Legislative committees are a place where most bills go to die. And so it was with a pair of bills seeking to restrict or ban dog hunting in Mississippi.
Senate Bill 2485 would have required permits and tracking collars for all hunting dogs on public or private lands statewide.
House Bill 973 would have prohibited using dogs for hunting deer.
Both bills died in their respecting Wildlife, Fisheries and Parks committees in the Mississippi Legislature this week.
Other wildlife-related bills that bit the dust:
• SB 2036, which would have allowed the use of electronically amplified sound devices for deer hunting.
• SB 2073, which would have required metallic tags to be affixed to the ears of wild hogs being transported.
• SB 2074, which would have required additional regulation of freshwater fishing guides.
• SB 2285, which would have clarified that a conservation officer must have probable cause to conduct a search without a warrant.
• SB 2390, a Wildlife Trafficking Prevention Act that would have banned the sale of certain exotic species like lions and elephants.
• SB 2391, which would have required the Department of Wildlife, Fisheries and Parks to identify existing and needed wildlife corridors.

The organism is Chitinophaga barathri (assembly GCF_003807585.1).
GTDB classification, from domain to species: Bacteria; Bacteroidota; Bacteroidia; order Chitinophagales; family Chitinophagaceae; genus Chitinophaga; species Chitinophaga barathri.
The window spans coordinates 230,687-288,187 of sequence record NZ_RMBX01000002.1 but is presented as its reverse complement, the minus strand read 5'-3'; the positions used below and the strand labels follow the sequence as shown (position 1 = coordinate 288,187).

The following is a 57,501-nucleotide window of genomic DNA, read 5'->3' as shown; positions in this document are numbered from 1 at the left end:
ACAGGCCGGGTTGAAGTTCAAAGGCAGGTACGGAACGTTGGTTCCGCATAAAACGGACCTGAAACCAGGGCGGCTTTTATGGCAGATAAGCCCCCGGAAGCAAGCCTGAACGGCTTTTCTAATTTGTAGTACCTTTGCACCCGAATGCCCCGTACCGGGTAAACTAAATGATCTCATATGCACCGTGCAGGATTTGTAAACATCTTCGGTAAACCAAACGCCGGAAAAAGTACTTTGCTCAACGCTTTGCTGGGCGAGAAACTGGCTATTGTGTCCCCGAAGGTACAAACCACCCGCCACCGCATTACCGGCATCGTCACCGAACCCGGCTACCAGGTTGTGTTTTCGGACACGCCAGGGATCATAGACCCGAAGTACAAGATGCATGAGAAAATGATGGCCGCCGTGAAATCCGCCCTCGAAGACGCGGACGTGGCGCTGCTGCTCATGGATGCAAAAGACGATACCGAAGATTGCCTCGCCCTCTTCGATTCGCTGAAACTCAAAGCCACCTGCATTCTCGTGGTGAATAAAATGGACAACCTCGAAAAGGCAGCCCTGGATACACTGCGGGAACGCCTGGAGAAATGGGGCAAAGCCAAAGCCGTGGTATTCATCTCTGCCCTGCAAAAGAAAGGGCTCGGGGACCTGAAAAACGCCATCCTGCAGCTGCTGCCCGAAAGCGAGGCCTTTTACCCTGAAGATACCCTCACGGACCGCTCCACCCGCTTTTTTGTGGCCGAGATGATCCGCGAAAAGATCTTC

• SB 2484, which would have authorized landowners to shoot bears on their property.
• SB 2782, which would allow white-tailed deer to be raised in enclosures with a game breeder’s license.
• HB 152, which would have provided funding for state parks from net proceeds of the Mississippi Lottery Corp.
• HB 423, which would have required the wildlife department to create a harvest reporting program for deer and turkey.
• HB 431, which would have required the Commission on Wildlife, Fisheries and Parks to publish notice of hunting regulation changes in newspapers and radios and to notify legislators and county supervisors.
• HB 758, which would have authorized a 10% discount to senior citizens at state parks.
• HB 1192, which would have authorized disabled hunters to use air rifles during hunting season.